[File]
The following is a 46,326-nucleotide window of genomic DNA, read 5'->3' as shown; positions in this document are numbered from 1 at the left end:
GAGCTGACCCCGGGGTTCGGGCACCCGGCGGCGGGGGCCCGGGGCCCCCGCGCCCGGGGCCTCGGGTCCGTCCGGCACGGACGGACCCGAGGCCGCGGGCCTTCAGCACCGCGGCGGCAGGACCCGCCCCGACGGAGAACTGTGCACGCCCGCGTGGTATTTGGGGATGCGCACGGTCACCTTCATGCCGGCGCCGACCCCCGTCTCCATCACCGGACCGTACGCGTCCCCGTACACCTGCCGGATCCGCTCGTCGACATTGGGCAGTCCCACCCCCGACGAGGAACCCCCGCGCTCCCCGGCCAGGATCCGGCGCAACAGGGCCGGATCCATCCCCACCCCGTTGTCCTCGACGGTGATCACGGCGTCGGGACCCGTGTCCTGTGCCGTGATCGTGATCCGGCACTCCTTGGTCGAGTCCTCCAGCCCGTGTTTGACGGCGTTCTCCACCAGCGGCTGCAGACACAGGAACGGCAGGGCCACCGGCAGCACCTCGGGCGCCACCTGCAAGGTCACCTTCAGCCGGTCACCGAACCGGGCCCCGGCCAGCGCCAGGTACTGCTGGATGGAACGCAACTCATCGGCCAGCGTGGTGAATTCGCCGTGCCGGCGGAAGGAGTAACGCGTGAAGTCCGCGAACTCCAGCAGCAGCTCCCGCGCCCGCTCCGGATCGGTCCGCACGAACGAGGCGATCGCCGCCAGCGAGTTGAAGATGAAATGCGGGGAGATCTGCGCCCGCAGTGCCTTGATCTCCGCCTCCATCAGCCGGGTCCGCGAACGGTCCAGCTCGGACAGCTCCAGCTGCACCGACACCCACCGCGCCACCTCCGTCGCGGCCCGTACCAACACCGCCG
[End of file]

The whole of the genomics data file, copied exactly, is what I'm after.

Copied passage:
The following is a 46,326-nucleotide window of genomic DNA, read 5'->3' as shown; positions in this document are numbered from 1 at the left end:
GAGCTGACCCCGGGGTTCGGGCACCCGGCGGCGGGGGCCCGGGGCCCCCGCGCCCGGGGCCTCGGGTCCGTCCGGCACGGACGGACCCGAGGCCGCGGGCCTTCAGCACCGCGGCGGCAGGACCCGCCCCGACGGAGAACTGTGCACGCCCGCGTGGTATTTGGGGATGCGCACGGTCACCTTCATGCCGGCGCCGACCCCCGTCTCCATCACCGGACCGTACGCGTCCCCGTACACCTGCCGGATCCGCTCGTCGACATTGGGCAGTCCCACCCCCGACGAGGAACCCCCGCGCTCCCCGGCCAGGATCCGGCGCAACAGGGCCGGATCCATCCCCACCCCGTTGTCCTCGACGGTGATCACGGCGTCGGGACCCGTGTCCTGTGCCGTGATCGTGATCCGGCACTCCTTGGTCGAGTCCTCCAGCCCGTGTTTGACGGCGTTCTCCACCAGCGGCTGCAGACACAGGAACGGCAGGGCCACCGGCAGCACCTCGGGCGCCACCTGCAAGGTCACCTTCAGCCGGTCACCGAACCGGGCCCCGGCCAGCGCCAGGTACTGCTGGATGGAACGCAACTCATCGGCCAGCGTGGTGAATTCGCCGTGCCGGCGGAAGGAGTAACGCGTGAAGTCCGCGAACTCCAGCAGCAGCTCCCGCGCCCGCTCCGGATCGGTCCGCACGAACGAGGCGATCGCCGCCAGCGAGTTGAAGATGAAATGCGGGGAGATCTGCGCCCGCAGTGCCTTGATCTCCGCCTCCATCAGCCGGGTCCGCGAACGGTCCAGCTCGGACAGCTCCAGCTGCACCGACACCCACCGCGCCACCTCCGTCGCGGCCCGTACCAACACCGCCG